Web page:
I often have trouble mustering excitement for the arrival of the holiday season. I look forward to visiting family and seeing how much my siblings have grown in my absence, I appreciate the break from everyday routines and concerns, and I find pleasure in all the gaudy wonder of tacky light shows. But there’s one aspect of all the festivities that I am still learning to enjoy.

The table spreads rife with rich food — the same food that friends and family wait all year for and salivate over throughout the days ahead, that takes center stage in most celebrations during this time of year — leave me feeling restless rather than eager.

Backed by a history steeped in perfectionism, gullibility and unhealthy coping mechanisms, I’ve convinced myself over time that these feasts spell nothing but disaster. I know I’m not alone.

As part of a culture that regularly aspires for rigidity over well-rounded fitness, anyone with a tendency toward disordered eating may begin to suffer when dinnertime rolls around. It’s easy to pass off such ordeals as run-of-the-mill First World problems, only relevant in societies above the poverty line with easy access to privileges like large holiday meals, but they represent a widespread and multicultural phenomenon. No matter how you celebrate or what sits on your table, holiday food and celebration often strikes a chord in anxious minds.

While some concern themselves with not over eating, others worry about not having enough to satisfy, or concentrate on the moral sanctity, and healthy versus unhealthy choices.


Among the variety of preoccupations that invite themselves to the party, the concept of imbalance unites them all. Black and white thinking becomes an easy trap that hyper-focuses on just one piece of the greater puzzle, instructing its victims that bald salads are the only option or that they had better enjoy heaping plates of delicacies today before it’s back to the diet tomorrow. Financial woes instigate these mindsets as well; for those who save up in order to pull together a nice holiday meal, the pressure to conserve the food that they’ve gathered, or to consume everything while it’s still there, can be exhausting.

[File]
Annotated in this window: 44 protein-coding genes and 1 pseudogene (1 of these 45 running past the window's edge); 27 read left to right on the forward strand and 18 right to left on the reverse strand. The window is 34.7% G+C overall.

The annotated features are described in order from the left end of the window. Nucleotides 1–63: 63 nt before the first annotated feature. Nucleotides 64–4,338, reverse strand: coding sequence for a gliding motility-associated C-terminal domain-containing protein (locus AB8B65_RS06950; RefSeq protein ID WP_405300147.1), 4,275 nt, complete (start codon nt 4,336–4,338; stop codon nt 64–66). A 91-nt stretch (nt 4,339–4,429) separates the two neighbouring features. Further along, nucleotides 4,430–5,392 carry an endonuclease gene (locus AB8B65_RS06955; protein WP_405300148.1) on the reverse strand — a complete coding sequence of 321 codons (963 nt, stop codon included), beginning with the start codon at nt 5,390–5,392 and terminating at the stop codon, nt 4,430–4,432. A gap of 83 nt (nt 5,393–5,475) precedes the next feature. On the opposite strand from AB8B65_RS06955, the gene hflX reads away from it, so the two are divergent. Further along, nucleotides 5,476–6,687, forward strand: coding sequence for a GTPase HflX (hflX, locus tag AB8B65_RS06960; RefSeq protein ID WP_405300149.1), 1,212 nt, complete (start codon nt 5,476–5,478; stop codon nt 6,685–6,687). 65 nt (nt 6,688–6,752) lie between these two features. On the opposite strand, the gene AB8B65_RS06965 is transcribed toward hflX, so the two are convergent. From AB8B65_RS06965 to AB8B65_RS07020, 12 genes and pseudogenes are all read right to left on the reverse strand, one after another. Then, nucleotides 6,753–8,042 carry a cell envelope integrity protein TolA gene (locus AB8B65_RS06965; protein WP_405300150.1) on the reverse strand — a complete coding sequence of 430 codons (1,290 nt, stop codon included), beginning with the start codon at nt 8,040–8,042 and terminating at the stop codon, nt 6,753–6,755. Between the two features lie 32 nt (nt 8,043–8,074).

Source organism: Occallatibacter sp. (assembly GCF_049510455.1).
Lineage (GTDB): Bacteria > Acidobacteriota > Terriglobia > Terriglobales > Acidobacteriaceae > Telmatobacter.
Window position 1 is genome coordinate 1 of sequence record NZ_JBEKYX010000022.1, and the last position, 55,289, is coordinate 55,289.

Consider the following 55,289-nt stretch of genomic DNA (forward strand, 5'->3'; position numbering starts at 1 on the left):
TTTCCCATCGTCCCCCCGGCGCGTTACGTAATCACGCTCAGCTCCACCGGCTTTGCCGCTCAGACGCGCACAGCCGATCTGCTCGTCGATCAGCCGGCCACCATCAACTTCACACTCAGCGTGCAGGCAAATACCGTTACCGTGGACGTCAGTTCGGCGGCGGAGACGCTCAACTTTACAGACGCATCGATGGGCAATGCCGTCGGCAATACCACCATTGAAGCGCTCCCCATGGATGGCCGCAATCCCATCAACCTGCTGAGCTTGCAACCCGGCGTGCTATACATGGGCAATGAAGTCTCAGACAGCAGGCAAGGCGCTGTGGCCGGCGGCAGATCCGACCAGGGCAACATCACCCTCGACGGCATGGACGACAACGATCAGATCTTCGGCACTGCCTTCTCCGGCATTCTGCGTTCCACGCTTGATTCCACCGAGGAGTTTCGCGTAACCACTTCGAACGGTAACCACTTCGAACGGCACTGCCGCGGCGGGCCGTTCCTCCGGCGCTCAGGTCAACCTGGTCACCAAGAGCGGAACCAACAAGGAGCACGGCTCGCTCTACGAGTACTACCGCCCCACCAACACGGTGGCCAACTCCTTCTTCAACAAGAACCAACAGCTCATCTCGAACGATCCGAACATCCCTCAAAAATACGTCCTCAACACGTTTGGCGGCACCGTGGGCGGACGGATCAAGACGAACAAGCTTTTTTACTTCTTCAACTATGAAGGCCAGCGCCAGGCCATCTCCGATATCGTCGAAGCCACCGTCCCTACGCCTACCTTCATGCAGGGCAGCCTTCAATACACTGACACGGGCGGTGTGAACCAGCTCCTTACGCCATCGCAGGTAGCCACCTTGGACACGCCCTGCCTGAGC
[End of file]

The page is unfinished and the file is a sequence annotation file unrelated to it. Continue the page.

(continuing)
Holidays are special and deserve distinct consideration, but only when that consideration contributes to the overall joy that these occasions are meant to generate.

By embracing balance this time of year, we can enjoy exceptional dishes without resorting to under-eating, over-eating, discriminatory and selective eating, or the apprehension that accompanies any of the above. This means working to believe there is in fact space for a little bit of everything on our plates, from kale salads and roasted brussels sprouts to good red wine and pumpkin pie (my favorite). On these holidays, and all other days in between, balance brings us home.


Exploring the full spectrum of opportunities, both on the table and beyond it, makes for stable footing and equilibrium — concepts that don’t have anywhere to settle within a brain that operates on extremes alone.

My own goal this holiday season is to remember the benefits of balance, starting with a piece of my grandmother’s luxurious lemon bars alongside the greens and lean turkey breasts that are easier for me to handle.

The challenge lies in allowing ourselves to break with rigidity, even in the name of health, and understanding that a healthy life is also a forgiving one. This year, try looking at holiday nutrition on a holistic level that satisfies your macros and your taste buds, balanced with your need for speed. On your plate and in your mind, there is room for balance.

What’s your secret to finding balance with food over the holidays? We want to hear from you. Comment here or over on our Facebook page. Click here to find holiday endurance events to help motivate and inspire you over the holidays!

–Author Lucie Hanes lives and thrives in Golden, Colorado, where she seeks out long days filled with rock climbing, trail running, skiing, and trying not to faceplant while doing any of the above.


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